In a number of multi-million dollar jobs throughout the five boroughs, for instance, critical air handling systems were inadequately designed or installed in the mid-nineties, leading to extensive and costly retrofitting after the fact, when the systems failed to perform to specifications. This led to costly facility shut-downs and/or extensive delays in actually opening long completed facilities, as well as unplanned additional costs to rectify the unsuccessful initial work.
Often, too, substandard materials are used by the vendors when no one is looking, leading to deficiencies that are only discovered after DDC’s contractual one-year post completion warranty period has expired. When this occurs, the agency and the city must eat the costs for additional projects to rectify the past errors. In one site in Brooklyn, an alert “owner” agency site manager recently caught just such a deficiency. Discovering continued leakage into his building, after a costly roofing and re-pointing job had been completed and accepted by his agency and DDC, he raised the alarm. When DDC came back to review the situation, they decided to send samples of the mortar material for testing. The resultant report indicated the material was sub-standard. Because the warranty period hadn’t yet expired, the vendor had to re-do this work.
But too many project failures like this routinely get past less-than-vigilant city personnel who are often inadequately trained or just too thinly stretched to monitor the work as it’s being performed. Once such work is completed, of course, it’s often hard, and far more costly, to pinpoint the problems since they may be buried behind closed walls or ceilings.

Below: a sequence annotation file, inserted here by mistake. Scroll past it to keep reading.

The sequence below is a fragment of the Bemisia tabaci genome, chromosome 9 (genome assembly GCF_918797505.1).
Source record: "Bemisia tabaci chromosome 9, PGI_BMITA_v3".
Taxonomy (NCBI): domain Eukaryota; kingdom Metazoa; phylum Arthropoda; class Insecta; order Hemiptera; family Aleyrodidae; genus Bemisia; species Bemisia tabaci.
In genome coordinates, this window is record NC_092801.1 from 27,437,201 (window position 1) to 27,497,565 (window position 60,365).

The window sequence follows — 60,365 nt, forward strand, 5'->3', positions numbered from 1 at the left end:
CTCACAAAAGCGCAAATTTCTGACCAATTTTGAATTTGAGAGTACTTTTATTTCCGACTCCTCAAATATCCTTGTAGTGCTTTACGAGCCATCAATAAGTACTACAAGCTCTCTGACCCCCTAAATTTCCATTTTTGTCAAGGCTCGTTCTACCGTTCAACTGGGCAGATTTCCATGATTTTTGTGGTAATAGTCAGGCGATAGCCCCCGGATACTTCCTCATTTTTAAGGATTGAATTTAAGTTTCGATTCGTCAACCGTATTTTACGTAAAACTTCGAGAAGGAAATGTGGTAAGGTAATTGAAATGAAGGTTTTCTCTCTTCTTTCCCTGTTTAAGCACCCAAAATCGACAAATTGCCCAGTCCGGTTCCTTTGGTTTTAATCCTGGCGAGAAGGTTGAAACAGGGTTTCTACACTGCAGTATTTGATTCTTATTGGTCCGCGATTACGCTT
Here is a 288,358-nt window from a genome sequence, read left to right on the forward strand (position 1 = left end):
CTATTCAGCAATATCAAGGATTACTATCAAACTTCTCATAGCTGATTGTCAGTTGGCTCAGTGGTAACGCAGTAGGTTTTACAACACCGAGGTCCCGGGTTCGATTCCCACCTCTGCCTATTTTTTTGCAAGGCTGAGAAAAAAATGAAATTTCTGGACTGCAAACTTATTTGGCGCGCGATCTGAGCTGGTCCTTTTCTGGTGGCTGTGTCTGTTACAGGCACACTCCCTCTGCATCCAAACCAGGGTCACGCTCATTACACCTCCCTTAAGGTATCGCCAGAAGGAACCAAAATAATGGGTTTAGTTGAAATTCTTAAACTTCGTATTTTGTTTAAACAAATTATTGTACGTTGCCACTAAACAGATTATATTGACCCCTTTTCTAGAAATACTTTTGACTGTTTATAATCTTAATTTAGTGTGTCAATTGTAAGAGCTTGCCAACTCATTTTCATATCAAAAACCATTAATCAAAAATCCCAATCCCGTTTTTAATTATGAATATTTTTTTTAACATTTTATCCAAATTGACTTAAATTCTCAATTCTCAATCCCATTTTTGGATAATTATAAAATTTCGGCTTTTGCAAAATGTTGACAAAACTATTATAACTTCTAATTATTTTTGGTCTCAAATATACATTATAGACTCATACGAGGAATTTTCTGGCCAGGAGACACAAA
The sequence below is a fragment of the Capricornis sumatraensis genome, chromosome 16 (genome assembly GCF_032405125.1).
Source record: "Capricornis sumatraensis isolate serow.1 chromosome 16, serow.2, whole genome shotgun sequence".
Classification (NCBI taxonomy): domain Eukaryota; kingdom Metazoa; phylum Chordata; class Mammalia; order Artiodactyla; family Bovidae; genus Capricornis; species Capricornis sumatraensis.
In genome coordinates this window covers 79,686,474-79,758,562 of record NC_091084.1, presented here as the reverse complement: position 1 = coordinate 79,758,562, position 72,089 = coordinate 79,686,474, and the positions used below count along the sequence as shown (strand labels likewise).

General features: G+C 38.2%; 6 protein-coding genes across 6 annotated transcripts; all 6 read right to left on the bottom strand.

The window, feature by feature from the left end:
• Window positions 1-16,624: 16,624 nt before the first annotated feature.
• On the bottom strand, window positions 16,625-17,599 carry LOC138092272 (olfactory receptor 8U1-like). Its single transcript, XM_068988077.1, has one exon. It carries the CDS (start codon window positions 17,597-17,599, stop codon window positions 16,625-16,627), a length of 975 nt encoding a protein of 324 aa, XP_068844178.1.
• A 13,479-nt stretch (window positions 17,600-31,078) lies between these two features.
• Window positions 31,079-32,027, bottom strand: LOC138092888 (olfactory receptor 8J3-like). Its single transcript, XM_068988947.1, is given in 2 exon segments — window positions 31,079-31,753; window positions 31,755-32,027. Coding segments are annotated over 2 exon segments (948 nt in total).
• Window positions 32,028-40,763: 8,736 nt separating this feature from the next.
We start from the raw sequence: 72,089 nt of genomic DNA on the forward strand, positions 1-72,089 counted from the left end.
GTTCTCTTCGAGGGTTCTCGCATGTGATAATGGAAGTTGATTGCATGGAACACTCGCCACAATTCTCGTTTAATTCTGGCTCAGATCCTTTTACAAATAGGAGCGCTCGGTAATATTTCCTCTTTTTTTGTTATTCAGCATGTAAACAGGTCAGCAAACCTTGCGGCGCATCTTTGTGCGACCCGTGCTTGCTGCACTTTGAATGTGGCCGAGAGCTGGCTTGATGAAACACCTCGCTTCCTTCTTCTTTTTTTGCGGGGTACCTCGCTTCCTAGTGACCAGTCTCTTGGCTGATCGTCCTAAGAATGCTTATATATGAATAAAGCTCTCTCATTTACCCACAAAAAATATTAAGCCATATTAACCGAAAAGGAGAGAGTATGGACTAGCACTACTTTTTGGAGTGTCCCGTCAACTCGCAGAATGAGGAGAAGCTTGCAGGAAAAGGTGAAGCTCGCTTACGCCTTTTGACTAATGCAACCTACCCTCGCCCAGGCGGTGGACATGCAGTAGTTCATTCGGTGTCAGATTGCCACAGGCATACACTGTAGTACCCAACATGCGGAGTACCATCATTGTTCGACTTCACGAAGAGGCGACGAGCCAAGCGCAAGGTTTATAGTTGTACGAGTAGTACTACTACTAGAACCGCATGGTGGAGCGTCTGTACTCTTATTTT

An obvious solution to all this is to improve DDC’s on-the-job monitoring capacity so that vendor shortcuts or errors like this can be caught before they are sealed behind new walls and ceilings... not after. (Since DDC was formed by taking substantial technical resources from many “owner” agencies, it’s DDC’s job to perform this critical on-the-job monitoring function, given that its “customers” have long since ceased to be equipped for this role.) At the same time, it would be wise to contractually extend post-completion warranty periods and enhance DDC’s own post-completion monitoring efforts. Routine sampling and testing of materials used, during the course of projects, would also appear to be in order.
Of course, deficiencies in the capital process are not limited to vendor oversight problems alone. The project funding process that the city relies on is, itself, often highly politicized and dependent on extensive negotiations between “owner” agencies, DDC and the city’s Office of Management and Budget. Since no project can be initiated without sufficient funds in place, jobs often languish for years as city officials engage in an intricate minuet regarding need and available funding. The resultant prolonged delays and uncertainties adversely affect the ability to plan and “spec” the jobs going into each project. Failure to plan adequately, of course, also leads to extensive mid-project adjustments, which further adds significantly to costs.
The upshot here is that the city’s capital jobs generally cost two or three times what they run in the private sector and take considerably longer than comparable private work to be initiated and completed. But why should the city, which is a major employer and purchaser of capital construction services, not benefit from the immense buying power it commands? To realize such benefits the city needs to take a look at the current structure and strategies it relies on for getting capital work done. A complete review of the capital function should be undertaken and current deficiencies and disincentives for optimal performance identified and wrung out of the system.
At the least, it certainly makes no sense to reward an agency for higher costs as the current system does. In a nation that values competition and the benefits of the marketplace, there is no good reason for New York City to suffer from a lack of competition and marketplace efficiencies in the way it does its business.
Business Practices Instead Of Bureaucracy